There are many dog breeds that jump high and can do all sorts of aerial tricks that other dogs can’t dream of. These are the breeds that you tend to see competing in agility contests.
If you’ve noticed that your dog can jump high, you might want to learn more about their breed. Or perhaps you want to have one of these jumping dog breeds that will compete in some of these competitions. Either way, you’ll find everything you need to know about jumping dogs in this article!
Do you have a specific question about dog breeds that jump high? Then use the table of contents below to jump to the most relevant section. And you can always go back by clicking on the black arrow in the right bottom corner of the page. Also, please note that some of the links in this article may be affiliate links. For more details, check the Disclosure section at the bottom of the page.
Here's what we'll cover:
This breed originated from the United Kingdom, on the Anglo-Scottish border. Its daily routine back then was to support its owners with the herd of sheep and other livestock.
Border Collies will leap as high as 6 feet from standing! You could definitely say this is a high jump dog!
Their body is well proportioned to a smooth shape, which gives them an athletic look. These dogs also slightly longer than their height, and their loins and chest are muscular but not tucked up.
All of these traits make it possible for Border Collies to have the endurance they have.
“Aussie” is a dog breed established in the United States at the beginning of the 20th century.
These fluffy dogs are a mixture of cuteness and strength since they were not only popular in dog shows and rodeos back then, but they were also praised for their appearance.
They’re generally sweet, but like most pets, they have to be conditioned every day to take care of their high energy levels.
Aussies have been recorded to jump as high as 4ft and are well-known champions among dogs that jump high.
Although they have the shortest back of all the dogs that can jump high, their solid, muscular limbs and broad, sloping shoulders seem to have made it possible for them to do so.
This breed is not only excellent at jumping; it also holds the world-breaking record of having the highest vertical wall climb of 13ft. The Guinness World Record for the highest dog jump by a dog was by a Greyhound, at 75.5 inches!
Australian Kelpies are extremely sensitive, willing, and intelligent. They possess almost inexhaustible energy and are dedicated to their duties.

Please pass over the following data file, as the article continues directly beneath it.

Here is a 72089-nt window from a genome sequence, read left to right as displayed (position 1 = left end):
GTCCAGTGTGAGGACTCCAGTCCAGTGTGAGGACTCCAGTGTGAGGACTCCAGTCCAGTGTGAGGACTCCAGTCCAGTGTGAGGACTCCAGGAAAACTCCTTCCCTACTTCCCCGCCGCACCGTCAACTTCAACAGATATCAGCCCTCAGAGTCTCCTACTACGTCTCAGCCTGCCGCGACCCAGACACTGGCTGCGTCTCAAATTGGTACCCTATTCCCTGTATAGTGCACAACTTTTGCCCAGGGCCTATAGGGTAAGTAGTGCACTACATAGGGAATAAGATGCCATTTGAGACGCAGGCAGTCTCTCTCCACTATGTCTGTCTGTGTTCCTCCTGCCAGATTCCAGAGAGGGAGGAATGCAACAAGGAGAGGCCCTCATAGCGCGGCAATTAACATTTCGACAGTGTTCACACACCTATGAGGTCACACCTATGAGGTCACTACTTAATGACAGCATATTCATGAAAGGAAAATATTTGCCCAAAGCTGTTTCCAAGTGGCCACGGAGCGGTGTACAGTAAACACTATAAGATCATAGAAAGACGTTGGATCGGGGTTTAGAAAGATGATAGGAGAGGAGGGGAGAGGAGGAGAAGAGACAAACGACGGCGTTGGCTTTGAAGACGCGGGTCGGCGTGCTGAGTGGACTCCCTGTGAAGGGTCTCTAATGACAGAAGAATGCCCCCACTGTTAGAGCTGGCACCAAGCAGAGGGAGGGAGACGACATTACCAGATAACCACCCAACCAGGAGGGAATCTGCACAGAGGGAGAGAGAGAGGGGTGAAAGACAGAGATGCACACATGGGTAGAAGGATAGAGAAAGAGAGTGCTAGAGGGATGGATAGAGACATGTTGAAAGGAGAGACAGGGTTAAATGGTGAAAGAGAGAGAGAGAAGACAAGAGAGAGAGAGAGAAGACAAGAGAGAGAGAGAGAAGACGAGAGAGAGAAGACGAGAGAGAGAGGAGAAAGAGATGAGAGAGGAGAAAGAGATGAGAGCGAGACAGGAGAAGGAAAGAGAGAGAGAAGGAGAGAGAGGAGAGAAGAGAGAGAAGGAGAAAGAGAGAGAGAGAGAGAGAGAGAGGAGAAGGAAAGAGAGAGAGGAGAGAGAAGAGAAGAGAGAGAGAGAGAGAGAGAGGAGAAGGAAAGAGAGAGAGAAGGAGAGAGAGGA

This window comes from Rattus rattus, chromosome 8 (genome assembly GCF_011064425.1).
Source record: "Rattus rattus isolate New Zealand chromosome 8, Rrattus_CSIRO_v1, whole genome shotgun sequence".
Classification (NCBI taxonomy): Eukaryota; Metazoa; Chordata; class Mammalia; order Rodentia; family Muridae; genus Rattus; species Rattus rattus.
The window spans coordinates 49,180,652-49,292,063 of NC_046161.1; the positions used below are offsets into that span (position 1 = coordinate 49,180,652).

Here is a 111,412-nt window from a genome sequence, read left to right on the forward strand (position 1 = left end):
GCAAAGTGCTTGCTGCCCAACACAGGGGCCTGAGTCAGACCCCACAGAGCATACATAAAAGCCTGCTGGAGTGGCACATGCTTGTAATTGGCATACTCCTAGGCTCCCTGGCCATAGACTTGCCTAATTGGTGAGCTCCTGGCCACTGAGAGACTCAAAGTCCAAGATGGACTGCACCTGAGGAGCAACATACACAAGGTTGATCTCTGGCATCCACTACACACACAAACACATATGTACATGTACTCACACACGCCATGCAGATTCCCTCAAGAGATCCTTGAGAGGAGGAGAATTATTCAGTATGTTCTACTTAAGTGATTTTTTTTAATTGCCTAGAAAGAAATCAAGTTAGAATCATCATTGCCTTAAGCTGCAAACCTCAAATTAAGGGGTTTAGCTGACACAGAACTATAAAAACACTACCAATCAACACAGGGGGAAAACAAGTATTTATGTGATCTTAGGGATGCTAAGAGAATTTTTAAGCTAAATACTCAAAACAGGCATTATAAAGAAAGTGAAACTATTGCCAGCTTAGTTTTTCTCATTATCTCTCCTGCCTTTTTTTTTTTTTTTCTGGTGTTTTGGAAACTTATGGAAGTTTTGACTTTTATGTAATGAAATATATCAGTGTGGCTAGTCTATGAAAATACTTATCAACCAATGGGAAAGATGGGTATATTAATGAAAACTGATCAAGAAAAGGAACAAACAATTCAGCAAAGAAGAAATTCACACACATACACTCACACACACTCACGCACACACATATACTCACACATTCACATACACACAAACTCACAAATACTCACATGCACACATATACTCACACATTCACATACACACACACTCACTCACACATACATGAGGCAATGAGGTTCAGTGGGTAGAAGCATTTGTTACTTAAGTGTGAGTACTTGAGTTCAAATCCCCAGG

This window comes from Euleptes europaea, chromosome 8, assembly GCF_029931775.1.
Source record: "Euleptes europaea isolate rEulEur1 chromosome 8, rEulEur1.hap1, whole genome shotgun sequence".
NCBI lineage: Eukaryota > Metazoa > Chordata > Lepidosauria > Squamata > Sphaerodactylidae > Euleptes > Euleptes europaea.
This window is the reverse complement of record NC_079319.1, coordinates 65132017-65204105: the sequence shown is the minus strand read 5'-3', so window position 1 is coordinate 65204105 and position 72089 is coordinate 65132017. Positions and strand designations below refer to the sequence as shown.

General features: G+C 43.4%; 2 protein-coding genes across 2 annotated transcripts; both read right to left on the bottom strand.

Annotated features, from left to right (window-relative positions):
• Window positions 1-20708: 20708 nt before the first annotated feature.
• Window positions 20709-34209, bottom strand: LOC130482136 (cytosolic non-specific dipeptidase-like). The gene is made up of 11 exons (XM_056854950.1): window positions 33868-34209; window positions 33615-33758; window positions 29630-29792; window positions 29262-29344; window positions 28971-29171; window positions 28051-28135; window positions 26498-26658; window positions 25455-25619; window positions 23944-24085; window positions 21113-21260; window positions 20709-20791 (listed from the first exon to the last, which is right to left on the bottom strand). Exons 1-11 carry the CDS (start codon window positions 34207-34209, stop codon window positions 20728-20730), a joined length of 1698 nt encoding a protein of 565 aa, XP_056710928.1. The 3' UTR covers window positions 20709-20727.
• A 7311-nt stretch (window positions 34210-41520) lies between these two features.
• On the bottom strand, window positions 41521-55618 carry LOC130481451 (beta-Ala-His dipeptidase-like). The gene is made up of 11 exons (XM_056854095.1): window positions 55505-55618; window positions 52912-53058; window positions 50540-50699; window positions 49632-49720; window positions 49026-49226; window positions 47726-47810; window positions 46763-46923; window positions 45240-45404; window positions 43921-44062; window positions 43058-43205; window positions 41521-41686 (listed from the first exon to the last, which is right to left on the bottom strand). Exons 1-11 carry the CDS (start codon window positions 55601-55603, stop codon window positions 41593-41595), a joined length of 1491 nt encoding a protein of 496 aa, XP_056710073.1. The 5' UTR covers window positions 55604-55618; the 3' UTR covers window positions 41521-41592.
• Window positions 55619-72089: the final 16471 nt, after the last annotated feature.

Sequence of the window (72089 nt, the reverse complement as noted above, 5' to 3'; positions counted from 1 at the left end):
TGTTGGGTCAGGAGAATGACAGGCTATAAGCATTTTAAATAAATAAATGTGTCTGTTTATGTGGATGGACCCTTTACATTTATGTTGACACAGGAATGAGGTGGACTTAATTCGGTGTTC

They have a long, sloping croup, a deep chest, and sturdy, well-muscled loins.
These dogs are known for their agility and incredible ability to leap up to 2.95 meters (9.6ft). That’s a high jumping dog for you if that’s what you’re looking for!
The Bull Terrier is known for its egg-shaped head and its very distinctive sturdy and muscular body.
Originally from Great Britain, what made this dog breed fascinating is that the FCI standard says rather intentionally.
“There are neither weight nor height restrictions, but the impression of maximum dog size should be compatible with quality and sex. Dog should be healthy at all times.”
Their muscle building doesn’t stop them from becoming very healthy dog breeds who love playing outdoors and jumping up to 2ft. These are certainly amongst the dog breeds that jump high.
The Whippet is the most athletic dog breed in the world. Spitfire is a whippet that holds a variety of records in regard to its athletic prowess.
Current world record holders for Dock Dog competitions include a whippet named Cochiti in Big Air (31’00’, 2012) and a whippet named Spitfire in Speed Retrieve (3.489 seconds, 2018).
Credits: thanks for the cover photo to Canva.
Disclosure: At pawtypooch.com we only mention the products that we’ve researched and considered worthy. But it’s important to note that we are a participant of several affiliate programs, including VigLink, ShareASale, Skimlinks, and Amazon Services LLC Associates Program, an affiliate advertising program designed to provide a mean for us to earn fees by linking to Amazon.com and affiliated sites. As an Amazon Associate pawtypooch.com earns from qualifying purchases. Also, please note that pawtypooch.com does not intend to provide veterinary advice. All published articles are meant for informational purposes only. And this information should not be substituted for professional veterinary consultation.